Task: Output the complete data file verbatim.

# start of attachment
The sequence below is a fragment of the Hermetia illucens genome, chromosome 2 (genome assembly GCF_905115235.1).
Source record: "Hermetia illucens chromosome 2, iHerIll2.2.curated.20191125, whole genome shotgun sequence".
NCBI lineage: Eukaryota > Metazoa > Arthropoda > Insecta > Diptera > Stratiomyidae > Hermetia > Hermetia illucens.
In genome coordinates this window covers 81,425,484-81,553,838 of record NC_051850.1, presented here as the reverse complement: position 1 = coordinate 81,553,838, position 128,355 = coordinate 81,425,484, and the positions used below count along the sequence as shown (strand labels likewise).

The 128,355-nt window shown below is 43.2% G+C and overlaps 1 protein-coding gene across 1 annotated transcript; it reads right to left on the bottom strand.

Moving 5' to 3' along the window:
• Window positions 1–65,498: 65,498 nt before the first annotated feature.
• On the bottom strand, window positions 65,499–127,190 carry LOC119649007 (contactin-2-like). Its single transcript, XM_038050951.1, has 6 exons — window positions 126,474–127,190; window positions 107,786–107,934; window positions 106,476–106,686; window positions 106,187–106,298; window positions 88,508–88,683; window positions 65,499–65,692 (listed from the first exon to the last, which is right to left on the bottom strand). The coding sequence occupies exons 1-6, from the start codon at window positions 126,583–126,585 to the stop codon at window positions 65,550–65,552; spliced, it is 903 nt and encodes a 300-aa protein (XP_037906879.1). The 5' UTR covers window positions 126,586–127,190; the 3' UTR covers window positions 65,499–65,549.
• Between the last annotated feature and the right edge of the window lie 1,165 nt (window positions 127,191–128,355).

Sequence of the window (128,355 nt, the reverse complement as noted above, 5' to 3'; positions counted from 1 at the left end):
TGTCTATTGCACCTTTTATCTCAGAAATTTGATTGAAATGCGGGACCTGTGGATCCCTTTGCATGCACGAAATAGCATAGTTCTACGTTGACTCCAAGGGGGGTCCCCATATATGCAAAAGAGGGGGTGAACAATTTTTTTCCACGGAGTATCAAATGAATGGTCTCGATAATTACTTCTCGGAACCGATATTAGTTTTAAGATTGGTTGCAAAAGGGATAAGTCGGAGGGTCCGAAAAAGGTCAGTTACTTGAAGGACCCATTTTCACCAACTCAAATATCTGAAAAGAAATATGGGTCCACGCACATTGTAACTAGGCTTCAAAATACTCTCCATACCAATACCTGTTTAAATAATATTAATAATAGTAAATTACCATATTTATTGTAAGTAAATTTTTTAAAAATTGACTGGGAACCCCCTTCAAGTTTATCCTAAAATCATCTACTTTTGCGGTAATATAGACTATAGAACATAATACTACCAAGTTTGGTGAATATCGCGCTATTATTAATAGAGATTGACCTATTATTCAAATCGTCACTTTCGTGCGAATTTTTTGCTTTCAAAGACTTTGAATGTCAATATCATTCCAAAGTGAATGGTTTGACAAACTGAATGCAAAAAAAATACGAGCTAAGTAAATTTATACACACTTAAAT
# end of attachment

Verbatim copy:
The sequence below is a fragment of the Hermetia illucens genome, chromosome 2 (genome assembly GCF_905115235.1).
Source record: "Hermetia illucens chromosome 2, iHerIll2.2.curated.20191125, whole genome shotgun sequence".
NCBI lineage: Eukaryota > Metazoa > Arthropoda > Insecta > Diptera > Stratiomyidae > Hermetia > Hermetia illucens.
In genome coordinates this window covers 81,425,484-81,553,838 of record NC_051850.1, presented here as the reverse complement: position 1 = coordinate 81,553,838, position 128,355 = coordinate 81,425,484, and the positions used below count along the sequence as shown (strand labels likewise).

The 128,355-nt window shown below is 43.2% G+C and overlaps 1 protein-coding gene across 1 annotated transcript; it reads right to left on the bottom strand.

Moving 5' to 3' along the window:
• Window positions 1–65,498: 65,498 nt before the first annotated feature.
• On the bottom strand, window positions 65,499–127,190 carry LOC119649007 (contactin-2-like). Its single transcript, XM_038050951.1, has 6 exons — window positions 126,474–127,190; window positions 107,786–107,934; window positions 106,476–106,686; window positions 106,187–106,298; window positions 88,508–88,683; window positions 65,499–65,692 (listed from the first exon to the last, which is right to left on the bottom strand). The coding sequence occupies exons 1-6, from the start codon at window positions 126,583–126,585 to the stop codon at window positions 65,550–65,552; spliced, it is 903 nt and encodes a 300-aa protein (XP_037906879.1). The 5' UTR covers window positions 126,586–127,190; the 3' UTR covers window positions 65,499–65,549.
• Between the last annotated feature and the right edge of the window lie 1,165 nt (window positions 127,191–128,355).

Sequence of the window (128,355 nt, the reverse complement as noted above, 5' to 3'; positions counted from 1 at the left end):
TGTCTATTGCACCTTTTATCTCAGAAATTTGATTGAAATGCGGGACCTGTGGATCCCTTTGCATGCACGAAATAGCATAGTTCTACGTTGACTCCAAGGGGGGTCCCCATATATGCAAAAGAGGGGGTGAACAATTTTTTTCCACGGAGTATCAAATGAATGGTCTCGATAATTACTTCTCGGAACCGATATTAGTTTTAAGATTGGTTGCAAAAGGGATAAGTCGGAGGGTCCGAAAAAGGTCAGTTACTTGAAGGACCCATTTTCACCAACTCAAATATCTGAAAAGAAATATGGGTCCACGCACATTGTAACTAGGCTTCAAAATACTCTCCATACCAATACCTGTTTAAATAATATTAATAATAGTAAATTACCATATTTATTGTAAGTAAATTTTTTAAAAATTGACTGGGAACCCCCTTCAAGTTTATCCTAAAATCATCTACTTTTGCGGTAATATAGACTATAGAACATAATACTACCAAGTTTGGTGAATATCGCGCTATTATTAATAGAGATTGACCTATTATTCAAATCGTCACTTTCGTGCGAATTTTTTGCTTTCAAAGACTTTGAATGTCAATATCATTCCAAAGTGAATGGTTTGACAAACTGAATGCAAAAAAAATACGAGCTAAGTAAATTTATACACACTTAAAT